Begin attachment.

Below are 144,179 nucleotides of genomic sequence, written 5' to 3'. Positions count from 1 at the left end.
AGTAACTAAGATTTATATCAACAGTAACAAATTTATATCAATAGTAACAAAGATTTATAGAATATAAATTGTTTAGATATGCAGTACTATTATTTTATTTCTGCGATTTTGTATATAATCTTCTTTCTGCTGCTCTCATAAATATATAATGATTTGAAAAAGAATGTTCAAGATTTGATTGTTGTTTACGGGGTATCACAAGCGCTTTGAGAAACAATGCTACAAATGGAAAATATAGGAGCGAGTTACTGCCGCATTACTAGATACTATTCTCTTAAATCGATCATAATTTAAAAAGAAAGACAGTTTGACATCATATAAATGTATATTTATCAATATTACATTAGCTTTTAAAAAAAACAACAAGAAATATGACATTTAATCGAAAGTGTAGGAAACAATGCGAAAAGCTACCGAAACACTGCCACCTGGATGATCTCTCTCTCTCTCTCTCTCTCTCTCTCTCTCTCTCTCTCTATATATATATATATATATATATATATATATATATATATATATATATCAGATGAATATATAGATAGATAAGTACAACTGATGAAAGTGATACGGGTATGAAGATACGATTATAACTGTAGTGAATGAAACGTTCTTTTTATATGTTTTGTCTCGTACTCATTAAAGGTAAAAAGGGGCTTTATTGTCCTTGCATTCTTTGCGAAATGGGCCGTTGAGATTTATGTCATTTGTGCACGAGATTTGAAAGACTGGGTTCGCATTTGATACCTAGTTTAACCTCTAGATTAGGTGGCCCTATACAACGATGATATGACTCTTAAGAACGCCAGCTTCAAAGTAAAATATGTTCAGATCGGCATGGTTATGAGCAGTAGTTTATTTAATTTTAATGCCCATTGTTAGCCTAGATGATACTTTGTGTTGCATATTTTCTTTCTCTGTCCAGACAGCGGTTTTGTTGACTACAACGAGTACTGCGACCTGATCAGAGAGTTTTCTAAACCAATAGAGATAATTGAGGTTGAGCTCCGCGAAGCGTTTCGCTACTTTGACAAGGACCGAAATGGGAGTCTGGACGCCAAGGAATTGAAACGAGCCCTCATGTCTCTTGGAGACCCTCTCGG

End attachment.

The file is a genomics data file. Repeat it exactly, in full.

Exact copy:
Below are 144,179 nucleotides of genomic sequence, written 5' to 3'. Positions count from 1 at the left end.
AGTAACTAAGATTTATATCAACAGTAACAAATTTATATCAATAGTAACAAAGATTTATAGAATATAAATTGTTTAGATATGCAGTACTATTATTTTATTTCTGCGATTTTGTATATAATCTTCTTTCTGCTGCTCTCATAAATATATAATGATTTGAAAAAGAATGTTCAAGATTTGATTGTTGTTTACGGGGTATCACAAGCGCTTTGAGAAACAATGCTACAAATGGAAAATATAGGAGCGAGTTACTGCCGCATTACTAGATACTATTCTCTTAAATCGATCATAATTTAAAAAGAAAGACAGTTTGACATCATATAAATGTATATTTATCAATATTACATTAGCTTTTAAAAAAAACAACAAGAAATATGACATTTAATCGAAAGTGTAGGAAACAATGCGAAAAGCTACCGAAACACTGCCACCTGGATGATCTCTCTCTCTCTCTCTCTCTCTCTCTCTCTCTCTCTCTCTATATATATATATATATATATATATATATATATATATATATATATATCAGATGAATATATAGATAGATAAGTACAACTGATGAAAGTGATACGGGTATGAAGATACGATTATAACTGTAGTGAATGAAACGTTCTTTTTATATGTTTTGTCTCGTACTCATTAAAGGTAAAAAGGGGCTTTATTGTCCTTGCATTCTTTGCGAAATGGGCCGTTGAGATTTATGTCATTTGTGCACGAGATTTGAAAGACTGGGTTCGCATTTGATACCTAGTTTAACCTCTAGATTAGGTGGCCCTATACAACGATGATATGACTCTTAAGAACGCCAGCTTCAAAGTAAAATATGTTCAGATCGGCATGGTTATGAGCAGTAGTTTATTTAATTTTAATGCCCATTGTTAGCCTAGATGATACTTTGTGTTGCATATTTTCTTTCTCTGTCCAGACAGCGGTTTTGTTGACTACAACGAGTACTGCGACCTGATCAGAGAGTTTTCTAAACCAATAGAGATAATTGAGGTTGAGCTCCGCGAAGCGTTTCGCTACTTTGACAAGGACCGAAATGGGAGTCTGGACGCCAAGGAATTGAAACGAGCCCTCATGTCTCTTGGAGACCCTCTCGG